Web Designing can be fun and interesting. Using the current cutting edge of web programming courtesy HTML5, CSS3 and jquery a beginner can easily create mind blowing web templates that look cool and refreshing. But all the hours of work to decorate the face of your site is wasted if the user encounters a bland looking error page containing technical jargon that leaves visitors scratching their heads. So custom error pages are the order of the day!!!
Advantages of custom error pages
- You can create an error page using the template you used to create your website. Thus even when someone encounters an error he/she will feel at home (or at your site)
- Custom error pages boost your search engine ranking.
- Since the error page is at your control you can write stuff that tells the user in plain English what caused the error.
So lets take a look on creating custom error pages on the mostly widely used open source web server software Apache HTTP server.
Step 1: Design the error page
I say design instead of create because you should use the same theme/template which the website uses for the error. The next man thing is that it should contain both technical and non technical information about the error. For example if you’re designing a “404 page not found” error page tell the user all the possibilities of arriving at this error. It could be due to an outdated link or a misspelt word or using a different case (lowercase or uppercase) for the web page name.
Use the php code $_SERVER[‘REQUEST_URI’] to display the name of the non existing page/directory. Include a search box and tell users to search for what they were looking for. Tell them to also take a look at your Sitemap. Save the file as 404.html or any name that best describes the error. Pages can be created for the following common error codes
|401||Authentication Required This error occurs if you are prompted to enter a valid username and password to view a page and you press cancel i.e. if you try to view a htpasswd or htdigest protected directory/file|
|403||Forbidden This error occurs if you try to view a file/directory that doesn’t have permissions to be viewed to the world. This includes htaccess, htpasswd files and directories forbidden from listing out their contents|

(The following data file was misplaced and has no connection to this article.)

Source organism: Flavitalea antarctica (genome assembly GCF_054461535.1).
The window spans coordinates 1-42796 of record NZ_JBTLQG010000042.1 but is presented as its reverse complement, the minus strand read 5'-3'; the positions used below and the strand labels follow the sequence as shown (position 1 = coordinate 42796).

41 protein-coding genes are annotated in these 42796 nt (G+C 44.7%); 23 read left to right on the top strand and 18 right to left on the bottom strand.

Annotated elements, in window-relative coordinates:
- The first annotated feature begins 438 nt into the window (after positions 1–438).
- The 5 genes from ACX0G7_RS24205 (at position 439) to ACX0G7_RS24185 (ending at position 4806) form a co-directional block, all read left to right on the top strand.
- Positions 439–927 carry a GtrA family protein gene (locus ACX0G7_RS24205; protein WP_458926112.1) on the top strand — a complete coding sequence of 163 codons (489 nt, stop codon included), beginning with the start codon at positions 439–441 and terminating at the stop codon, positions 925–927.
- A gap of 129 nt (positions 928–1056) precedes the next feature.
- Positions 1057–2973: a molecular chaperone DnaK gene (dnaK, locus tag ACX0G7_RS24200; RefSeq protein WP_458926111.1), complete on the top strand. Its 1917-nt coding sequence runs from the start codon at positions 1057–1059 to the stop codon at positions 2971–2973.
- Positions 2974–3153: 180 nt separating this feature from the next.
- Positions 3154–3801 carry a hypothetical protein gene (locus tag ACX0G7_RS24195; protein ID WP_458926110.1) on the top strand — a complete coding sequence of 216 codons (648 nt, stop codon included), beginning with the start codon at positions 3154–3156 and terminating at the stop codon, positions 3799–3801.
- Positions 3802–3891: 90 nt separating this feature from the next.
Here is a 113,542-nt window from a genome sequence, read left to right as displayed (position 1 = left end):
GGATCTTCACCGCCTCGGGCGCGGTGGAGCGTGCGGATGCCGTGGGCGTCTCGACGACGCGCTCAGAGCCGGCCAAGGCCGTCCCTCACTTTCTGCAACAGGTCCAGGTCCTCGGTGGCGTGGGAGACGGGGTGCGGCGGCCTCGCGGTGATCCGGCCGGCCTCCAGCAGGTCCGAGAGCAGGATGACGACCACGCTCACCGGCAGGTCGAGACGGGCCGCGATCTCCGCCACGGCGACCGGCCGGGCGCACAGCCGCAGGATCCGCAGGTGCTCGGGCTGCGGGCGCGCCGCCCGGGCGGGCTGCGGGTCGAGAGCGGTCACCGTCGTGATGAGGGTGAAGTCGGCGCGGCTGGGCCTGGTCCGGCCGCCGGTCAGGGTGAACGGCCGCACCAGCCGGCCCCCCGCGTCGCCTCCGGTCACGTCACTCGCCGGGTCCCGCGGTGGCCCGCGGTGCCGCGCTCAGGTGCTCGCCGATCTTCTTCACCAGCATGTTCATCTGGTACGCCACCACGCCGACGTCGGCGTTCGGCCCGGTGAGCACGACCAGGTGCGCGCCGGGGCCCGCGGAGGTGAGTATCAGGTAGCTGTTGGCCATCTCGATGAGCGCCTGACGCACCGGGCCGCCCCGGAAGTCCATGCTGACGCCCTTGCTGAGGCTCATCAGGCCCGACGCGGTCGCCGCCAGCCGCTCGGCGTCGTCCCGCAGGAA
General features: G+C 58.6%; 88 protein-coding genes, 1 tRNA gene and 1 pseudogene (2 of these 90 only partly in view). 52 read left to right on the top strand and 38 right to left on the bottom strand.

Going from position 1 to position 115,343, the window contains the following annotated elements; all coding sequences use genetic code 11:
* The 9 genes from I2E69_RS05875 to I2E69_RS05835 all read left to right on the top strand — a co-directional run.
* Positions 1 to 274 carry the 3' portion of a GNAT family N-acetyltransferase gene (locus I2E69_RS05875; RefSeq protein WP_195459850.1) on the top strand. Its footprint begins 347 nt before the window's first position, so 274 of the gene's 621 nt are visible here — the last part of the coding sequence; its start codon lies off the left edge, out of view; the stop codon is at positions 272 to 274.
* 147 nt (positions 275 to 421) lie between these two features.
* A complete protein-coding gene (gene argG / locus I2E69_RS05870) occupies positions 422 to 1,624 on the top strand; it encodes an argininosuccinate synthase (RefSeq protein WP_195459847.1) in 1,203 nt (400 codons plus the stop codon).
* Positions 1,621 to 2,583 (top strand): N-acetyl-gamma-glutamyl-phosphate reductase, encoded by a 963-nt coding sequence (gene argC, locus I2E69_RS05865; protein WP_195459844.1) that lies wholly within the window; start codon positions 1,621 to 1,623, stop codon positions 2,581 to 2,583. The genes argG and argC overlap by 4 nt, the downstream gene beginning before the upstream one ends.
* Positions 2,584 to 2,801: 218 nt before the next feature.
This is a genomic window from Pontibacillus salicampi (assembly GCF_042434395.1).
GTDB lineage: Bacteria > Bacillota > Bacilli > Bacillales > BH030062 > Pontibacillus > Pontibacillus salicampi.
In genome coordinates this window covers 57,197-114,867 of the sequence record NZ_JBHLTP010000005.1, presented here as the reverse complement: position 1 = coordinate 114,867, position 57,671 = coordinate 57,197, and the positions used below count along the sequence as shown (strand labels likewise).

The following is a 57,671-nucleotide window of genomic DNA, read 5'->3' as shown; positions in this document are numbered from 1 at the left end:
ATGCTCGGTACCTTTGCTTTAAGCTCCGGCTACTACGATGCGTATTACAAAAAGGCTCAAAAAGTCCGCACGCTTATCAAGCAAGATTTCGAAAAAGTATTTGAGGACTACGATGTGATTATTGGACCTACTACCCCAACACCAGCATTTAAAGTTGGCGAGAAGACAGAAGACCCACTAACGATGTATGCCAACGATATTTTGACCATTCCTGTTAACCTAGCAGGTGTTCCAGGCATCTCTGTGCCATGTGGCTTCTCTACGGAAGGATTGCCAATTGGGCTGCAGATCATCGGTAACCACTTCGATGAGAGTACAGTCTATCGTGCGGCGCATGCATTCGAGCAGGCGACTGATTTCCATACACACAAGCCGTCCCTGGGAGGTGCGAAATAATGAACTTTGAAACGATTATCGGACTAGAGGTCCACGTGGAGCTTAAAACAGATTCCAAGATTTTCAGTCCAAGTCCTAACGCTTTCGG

|404||Page Not Found If a non existing file or directory is requested this error is displayed|
|500||Internal Server Error Occurs when wrong syntax is used in htaccess file|
Step 2: Edit the .htaccess file
Now that you’ve created the error page you should tell the web server to display it whenever an error is encountered instead of displaying its own default. So you need to create/edit your htaccess file. Search for it inside the public_html or www or htdocs folder. Don’t fret if it isn’t there just create a file named .htaccess (the dot at the beginning of the file is very important) Add the following line to that file.
ErrorDocument [error code] /[path to error page]
ErrorDocument 404 /errors/404.html
Don’t forget to save the htaccess file.
Step 3: Testing the error page
Now for the fun part starts. Type your website’s url followed by some rubbish e.g. https://websistent.com/something Now if you’ve done everything correctly you should see your custom 404 error page. If you get a 500 Internal server error check for any syntax errors in the .htaccess file. If you see the error page file name, then its because you’ve omitted the slash in front of the file name path.
Bad practices for custom error pages
I’ve come across some websites which use their home page as an error page. Now this might seem simpler but just imagine the plight of a newbie who clicks an outdated link on that website and lands up on the home page. Such a person would be clueless on what has happened. Another bad practice is to show the website’s Sitemap.